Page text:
“Unfortunately, some individuals use a time of crisis to take advantage of others,” said DA
Dumanis. “We want people to know consumer rights and legal protections are in place when San Diego is in a state of emergency, as it was yesterday. We also want businesses to know that the District Attorney’s Office will hold price gougers accountable.”
After a state of emergency is declared, it is illegal for businesses to increase prices of essential goods and services by more than ten percent unless they can prove it was due to an increase in their supplier’s price. The prohibition on price gouging after a disaster applies to consumer food and services, goods or services used for emergency cleanup, supplies, medical supplies, home heating oil, building materials, housing, transportation, freight and storage services, and gasoline or other motor fuels.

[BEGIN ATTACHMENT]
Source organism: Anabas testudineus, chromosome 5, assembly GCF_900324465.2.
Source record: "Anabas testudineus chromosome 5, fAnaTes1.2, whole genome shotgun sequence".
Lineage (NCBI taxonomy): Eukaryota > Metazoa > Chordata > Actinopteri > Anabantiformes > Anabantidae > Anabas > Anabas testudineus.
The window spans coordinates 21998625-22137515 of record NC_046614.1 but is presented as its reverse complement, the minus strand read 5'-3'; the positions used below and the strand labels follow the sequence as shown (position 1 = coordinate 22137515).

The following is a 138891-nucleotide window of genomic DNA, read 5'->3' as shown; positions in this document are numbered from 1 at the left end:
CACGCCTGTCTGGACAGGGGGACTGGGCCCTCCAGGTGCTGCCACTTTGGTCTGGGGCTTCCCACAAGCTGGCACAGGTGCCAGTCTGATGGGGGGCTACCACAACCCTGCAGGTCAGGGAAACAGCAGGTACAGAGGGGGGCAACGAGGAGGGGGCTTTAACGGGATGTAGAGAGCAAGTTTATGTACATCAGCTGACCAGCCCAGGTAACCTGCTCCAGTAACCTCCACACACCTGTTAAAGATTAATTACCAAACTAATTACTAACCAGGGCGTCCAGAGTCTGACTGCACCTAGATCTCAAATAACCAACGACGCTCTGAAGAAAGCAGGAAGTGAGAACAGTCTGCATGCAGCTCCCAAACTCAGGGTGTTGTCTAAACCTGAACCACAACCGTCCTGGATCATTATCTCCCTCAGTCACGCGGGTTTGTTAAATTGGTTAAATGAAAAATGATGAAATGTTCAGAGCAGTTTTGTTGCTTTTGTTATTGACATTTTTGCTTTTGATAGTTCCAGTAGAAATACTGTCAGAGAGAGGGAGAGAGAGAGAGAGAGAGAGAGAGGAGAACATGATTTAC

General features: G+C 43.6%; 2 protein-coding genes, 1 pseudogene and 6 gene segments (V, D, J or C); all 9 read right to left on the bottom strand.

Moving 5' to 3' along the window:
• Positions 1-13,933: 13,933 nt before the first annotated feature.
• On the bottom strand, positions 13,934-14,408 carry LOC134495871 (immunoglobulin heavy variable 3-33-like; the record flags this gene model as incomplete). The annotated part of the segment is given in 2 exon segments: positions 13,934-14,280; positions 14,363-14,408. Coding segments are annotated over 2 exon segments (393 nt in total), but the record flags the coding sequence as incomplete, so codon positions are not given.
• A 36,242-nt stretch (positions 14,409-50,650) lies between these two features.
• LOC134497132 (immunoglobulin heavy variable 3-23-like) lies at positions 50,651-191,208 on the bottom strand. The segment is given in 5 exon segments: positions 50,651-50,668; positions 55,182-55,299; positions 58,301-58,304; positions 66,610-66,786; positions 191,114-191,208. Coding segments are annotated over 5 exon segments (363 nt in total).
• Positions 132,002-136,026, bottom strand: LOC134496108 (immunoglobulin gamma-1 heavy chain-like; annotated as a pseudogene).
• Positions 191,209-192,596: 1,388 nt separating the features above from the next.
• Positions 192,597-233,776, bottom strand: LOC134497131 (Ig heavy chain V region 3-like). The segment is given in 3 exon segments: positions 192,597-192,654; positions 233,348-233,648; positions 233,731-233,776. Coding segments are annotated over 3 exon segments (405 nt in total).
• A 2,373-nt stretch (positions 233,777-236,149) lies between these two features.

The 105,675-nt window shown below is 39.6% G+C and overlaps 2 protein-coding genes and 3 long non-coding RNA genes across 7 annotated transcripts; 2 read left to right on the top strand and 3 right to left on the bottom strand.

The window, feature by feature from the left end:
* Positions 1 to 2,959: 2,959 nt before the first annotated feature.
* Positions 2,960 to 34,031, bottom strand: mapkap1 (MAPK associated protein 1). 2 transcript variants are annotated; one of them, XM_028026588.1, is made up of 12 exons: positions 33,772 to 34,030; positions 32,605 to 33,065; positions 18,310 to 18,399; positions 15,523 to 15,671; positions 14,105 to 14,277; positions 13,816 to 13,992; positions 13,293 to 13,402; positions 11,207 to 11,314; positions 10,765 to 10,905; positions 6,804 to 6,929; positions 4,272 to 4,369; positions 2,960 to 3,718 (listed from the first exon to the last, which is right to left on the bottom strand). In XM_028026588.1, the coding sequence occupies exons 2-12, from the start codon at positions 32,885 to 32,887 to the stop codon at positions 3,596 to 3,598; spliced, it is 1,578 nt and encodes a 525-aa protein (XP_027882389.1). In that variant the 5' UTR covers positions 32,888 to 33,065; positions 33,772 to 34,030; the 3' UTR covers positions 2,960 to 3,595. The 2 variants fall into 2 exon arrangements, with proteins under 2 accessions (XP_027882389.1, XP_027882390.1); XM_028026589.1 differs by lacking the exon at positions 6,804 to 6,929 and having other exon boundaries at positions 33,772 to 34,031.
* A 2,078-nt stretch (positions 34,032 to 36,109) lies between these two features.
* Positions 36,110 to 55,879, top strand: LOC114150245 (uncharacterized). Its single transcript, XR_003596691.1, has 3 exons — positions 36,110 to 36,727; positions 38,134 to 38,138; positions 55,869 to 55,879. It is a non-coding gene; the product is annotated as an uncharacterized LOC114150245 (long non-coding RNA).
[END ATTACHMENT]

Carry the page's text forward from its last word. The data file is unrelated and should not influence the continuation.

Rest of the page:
In addition, it is a misdemeanor during 30 days following the state of emergency proclamation for a hotel or motel to increase regular rates. You can report suspected price gouging to the District Attorney’s Consumer Protection Unit at (619) 531-3115.
For most San Diegans, yesterdays emergency was mostly a matter of inconvenience. But for those who found themselves in need of essential consumer goods, like a tank of gasoline so they could get home, the prohibition against price gouging is in place to stop unscrupulous businesses from turning an inconvenience into something criminal, said District Attorney Dumanis